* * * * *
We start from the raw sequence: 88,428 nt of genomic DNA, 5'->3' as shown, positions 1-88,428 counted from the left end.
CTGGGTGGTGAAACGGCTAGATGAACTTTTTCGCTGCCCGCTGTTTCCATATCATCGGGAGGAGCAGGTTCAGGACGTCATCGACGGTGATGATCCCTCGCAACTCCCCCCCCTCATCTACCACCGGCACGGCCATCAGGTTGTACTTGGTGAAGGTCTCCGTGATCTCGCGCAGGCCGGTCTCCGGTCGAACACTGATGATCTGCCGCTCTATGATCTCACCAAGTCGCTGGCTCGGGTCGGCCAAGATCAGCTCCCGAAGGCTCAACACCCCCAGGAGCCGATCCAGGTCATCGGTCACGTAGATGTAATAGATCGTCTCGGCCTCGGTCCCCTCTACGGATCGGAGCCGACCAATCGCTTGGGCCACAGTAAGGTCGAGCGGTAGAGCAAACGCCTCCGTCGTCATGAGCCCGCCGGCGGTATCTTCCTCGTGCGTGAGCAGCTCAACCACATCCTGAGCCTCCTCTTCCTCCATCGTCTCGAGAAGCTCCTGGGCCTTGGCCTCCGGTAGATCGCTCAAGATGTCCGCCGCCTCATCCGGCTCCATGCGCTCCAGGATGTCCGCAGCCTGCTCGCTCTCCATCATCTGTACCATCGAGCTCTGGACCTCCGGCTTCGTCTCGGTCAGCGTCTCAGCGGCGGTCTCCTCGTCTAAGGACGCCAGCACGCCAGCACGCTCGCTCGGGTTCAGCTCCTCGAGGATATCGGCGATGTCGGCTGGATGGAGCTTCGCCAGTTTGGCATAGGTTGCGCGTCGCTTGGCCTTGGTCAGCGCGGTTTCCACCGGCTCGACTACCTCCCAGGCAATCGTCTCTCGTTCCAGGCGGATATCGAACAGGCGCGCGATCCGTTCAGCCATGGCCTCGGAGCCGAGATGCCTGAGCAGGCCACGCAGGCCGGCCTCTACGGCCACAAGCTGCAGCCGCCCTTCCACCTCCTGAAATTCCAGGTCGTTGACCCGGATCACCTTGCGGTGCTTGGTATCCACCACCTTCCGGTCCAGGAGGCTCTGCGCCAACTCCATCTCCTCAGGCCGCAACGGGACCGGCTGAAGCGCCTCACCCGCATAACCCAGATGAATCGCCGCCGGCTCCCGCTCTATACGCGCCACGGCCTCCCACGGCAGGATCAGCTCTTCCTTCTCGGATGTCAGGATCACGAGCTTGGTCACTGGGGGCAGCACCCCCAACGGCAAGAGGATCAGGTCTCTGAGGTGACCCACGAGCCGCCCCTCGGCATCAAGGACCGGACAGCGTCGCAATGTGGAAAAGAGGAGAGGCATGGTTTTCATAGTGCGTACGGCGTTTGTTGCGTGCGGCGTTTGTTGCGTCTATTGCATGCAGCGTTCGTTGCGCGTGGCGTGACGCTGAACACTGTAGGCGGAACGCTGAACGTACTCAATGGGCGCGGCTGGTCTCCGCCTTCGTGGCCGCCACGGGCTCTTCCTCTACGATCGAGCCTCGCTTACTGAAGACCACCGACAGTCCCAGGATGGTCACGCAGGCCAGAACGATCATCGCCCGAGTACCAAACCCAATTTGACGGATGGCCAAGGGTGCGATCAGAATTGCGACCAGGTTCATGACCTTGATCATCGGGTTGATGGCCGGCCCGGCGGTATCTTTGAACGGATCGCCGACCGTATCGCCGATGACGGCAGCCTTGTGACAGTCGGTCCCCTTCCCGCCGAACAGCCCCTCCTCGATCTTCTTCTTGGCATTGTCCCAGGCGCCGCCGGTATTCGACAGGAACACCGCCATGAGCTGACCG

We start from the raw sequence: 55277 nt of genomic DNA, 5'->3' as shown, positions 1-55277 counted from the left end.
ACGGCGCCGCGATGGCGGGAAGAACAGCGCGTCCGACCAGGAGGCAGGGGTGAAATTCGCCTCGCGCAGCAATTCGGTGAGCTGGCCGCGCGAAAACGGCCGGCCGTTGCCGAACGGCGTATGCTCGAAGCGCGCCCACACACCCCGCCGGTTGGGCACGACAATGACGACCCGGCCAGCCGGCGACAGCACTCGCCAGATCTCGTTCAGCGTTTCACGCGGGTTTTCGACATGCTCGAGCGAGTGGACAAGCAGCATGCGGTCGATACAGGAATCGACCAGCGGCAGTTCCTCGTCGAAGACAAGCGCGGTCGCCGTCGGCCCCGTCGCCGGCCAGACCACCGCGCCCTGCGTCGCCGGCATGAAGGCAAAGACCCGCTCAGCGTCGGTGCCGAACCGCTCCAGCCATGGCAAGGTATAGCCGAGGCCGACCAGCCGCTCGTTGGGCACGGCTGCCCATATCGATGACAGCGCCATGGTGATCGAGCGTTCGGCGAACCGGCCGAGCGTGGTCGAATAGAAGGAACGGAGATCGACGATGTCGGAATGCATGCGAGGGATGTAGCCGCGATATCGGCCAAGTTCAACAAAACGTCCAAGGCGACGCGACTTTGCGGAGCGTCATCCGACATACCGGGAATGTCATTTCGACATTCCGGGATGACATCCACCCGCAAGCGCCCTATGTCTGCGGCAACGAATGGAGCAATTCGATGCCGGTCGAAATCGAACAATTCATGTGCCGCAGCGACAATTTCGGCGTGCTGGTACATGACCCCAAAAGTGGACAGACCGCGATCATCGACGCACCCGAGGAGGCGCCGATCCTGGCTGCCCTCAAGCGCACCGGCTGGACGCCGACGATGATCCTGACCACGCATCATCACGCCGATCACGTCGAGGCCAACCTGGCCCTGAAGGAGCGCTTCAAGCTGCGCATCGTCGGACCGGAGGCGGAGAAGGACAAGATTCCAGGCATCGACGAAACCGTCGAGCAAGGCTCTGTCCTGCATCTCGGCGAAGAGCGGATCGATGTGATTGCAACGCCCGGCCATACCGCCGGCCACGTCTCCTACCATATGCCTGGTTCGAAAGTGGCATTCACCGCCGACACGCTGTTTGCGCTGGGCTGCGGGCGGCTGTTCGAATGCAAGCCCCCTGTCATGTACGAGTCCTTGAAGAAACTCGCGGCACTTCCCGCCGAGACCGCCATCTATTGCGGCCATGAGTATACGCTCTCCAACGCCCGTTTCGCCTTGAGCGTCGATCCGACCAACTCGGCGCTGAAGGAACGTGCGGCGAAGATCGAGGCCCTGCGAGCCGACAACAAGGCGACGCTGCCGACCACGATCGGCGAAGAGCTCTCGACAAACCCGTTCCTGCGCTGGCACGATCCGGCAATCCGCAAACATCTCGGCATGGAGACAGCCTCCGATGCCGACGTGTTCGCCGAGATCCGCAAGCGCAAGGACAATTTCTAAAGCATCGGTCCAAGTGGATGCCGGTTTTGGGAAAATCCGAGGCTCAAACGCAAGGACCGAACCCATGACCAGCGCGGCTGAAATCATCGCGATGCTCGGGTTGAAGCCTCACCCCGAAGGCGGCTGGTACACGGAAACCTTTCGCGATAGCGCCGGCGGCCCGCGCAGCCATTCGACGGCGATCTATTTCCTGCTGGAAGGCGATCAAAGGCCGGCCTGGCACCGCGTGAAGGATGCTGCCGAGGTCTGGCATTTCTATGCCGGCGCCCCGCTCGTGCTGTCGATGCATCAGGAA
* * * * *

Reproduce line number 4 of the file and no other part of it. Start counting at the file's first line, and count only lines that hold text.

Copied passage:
ACGGCGCCGCGATGGCGGGAAGAACAGCGCGTCCGACCAGGAGGCAGGGGTGAAATTCGCCTCGCGCAGCAATTCGGTGAGCTGGCCGCGCGAAAACGGCCGGCCGTTGCCGAACGGCGTATGCTCGAAGCGCGCCCACACACCCCGCCGGTTGGGCACGACAATGACGACCCGGCCAGCCGGCGACAGCACTCGCCAGATCTCGTTCAGCGTTTCACGCGGGTTTTCGACATGCTCGAGCGAGTGGACAAGCAGCATGCGGTCGATACAGGAATCGACCAGCGGCAGTTCCTCGTCGAAGACAAGCGCGGTCGCCGTCGGCCCCGTCGCCGGCCAGACCACCGCGCCCTGCGTCGCCGGCATGAAGGCAAAGACCCGCTCAGCGTCGGTGCCGAACCGCTCCAGCCATGGCAAGGTATAGCCGAGGCCGACCAGCCGCTCGTTGGGCACGGCTGCCCATATCGATGACAGCGCCATGGTGATCGAGCGTTCGGCGAACCGGCCGAGCGTGGTCGAATAGAAGGAACGGAGATCGACGATGTCGGAATGCATGCGAGGGATGTAGCCGCGATATCGGCCAAGTTCAACAAAACGTCCAAGGCGACGCGACTTTGCGGAGCGTCATCCGACATACCGGGAATGTCATTTCGACATTCCGGGATGACATCCACCCGCAAGCGCCCTATGTCTGCGGCAACGAATGGAGCAATTCGATGCCGGTCGAAATCGAACAATTCATGTGCCGCAGCGACAATTTCGGCGTGCTGGTACATGACCCCAAAAGTGGACAGACCGCGATCATCGACGCACCCGAGGAGGCGCCGATCCTGGCTGCCCTCAAGCGCACCGGCTGGACGCCGACGATGATCCTGACCACGCATCATCACGCCGATCACGTCGAGGCCAACCTGGCCCTGAAGGAGCGCTTCAAGCTGCGCATCGTCGGACCGGAGGCGGAGAAGGACAAGATTCCAGGCATCGACGAAACCGTCGAGCAAGGCTCTGTCCTGCATCTCGGCGAAGAGCGGATCGATGTGATTGCAACGCCCGGCCATACCGCCGGCCACGTCTCCTACCATATGCCTGGTTCGAAAGTGGCATTCACCGCCGACACGCTGTTTGCGCTGGGCTGCGGGCGGCTGTTCGAATGCAAGCCCCCTGTCATGTACGAGTCCTTGAAGAAACTCGCGGCACTTCCCGCCGAGACCGCCATCTATTGCGGCCATGAGTATACGCTCTCCAACGCCCGTTTCGCCTTGAGCGTCGATCCGACCAACTCGGCGCTGAAGGAACGTGCGGCGAAGATCGAGGCCCTGCGAGCCGACAACAAGGCGACGCTGCCGACCACGATCGGCGAAGAGCTCTCGACAAACCCGTTCCTGCGCTGGCACGATCCGGCAATCCGCAAACATCTCGGCATGGAGACAGCCTCCGATGCCGACGTGTTCGCCGAGATCCGCAAGCGCAAGGACAATTTCTAAAGCATCGGTCCAAGTGGATGCCGGTTTTGGGAAAATCCGAGGCTCAAACGCAAGGACCGAACCCATGACCAGCGCGGCTGAAATCATCGCGATGCTCGGGTTGAAGCCTCACCCCGAAGGCGGCTGGTACACGGAAACCTTTCGCGATAGCGCCGGCGGCCCGCGCAGCCATTCGACGGCGATCTATTTCCTGCTGGAAGGCGATCAAAGGCCGGCCTGGCACCGCGTGAAGGATGCTGCCGAGGTCTGGCATTTCTATGCCGGCGCCCCGCTCGTGCTGTCGATGCATCAGGAA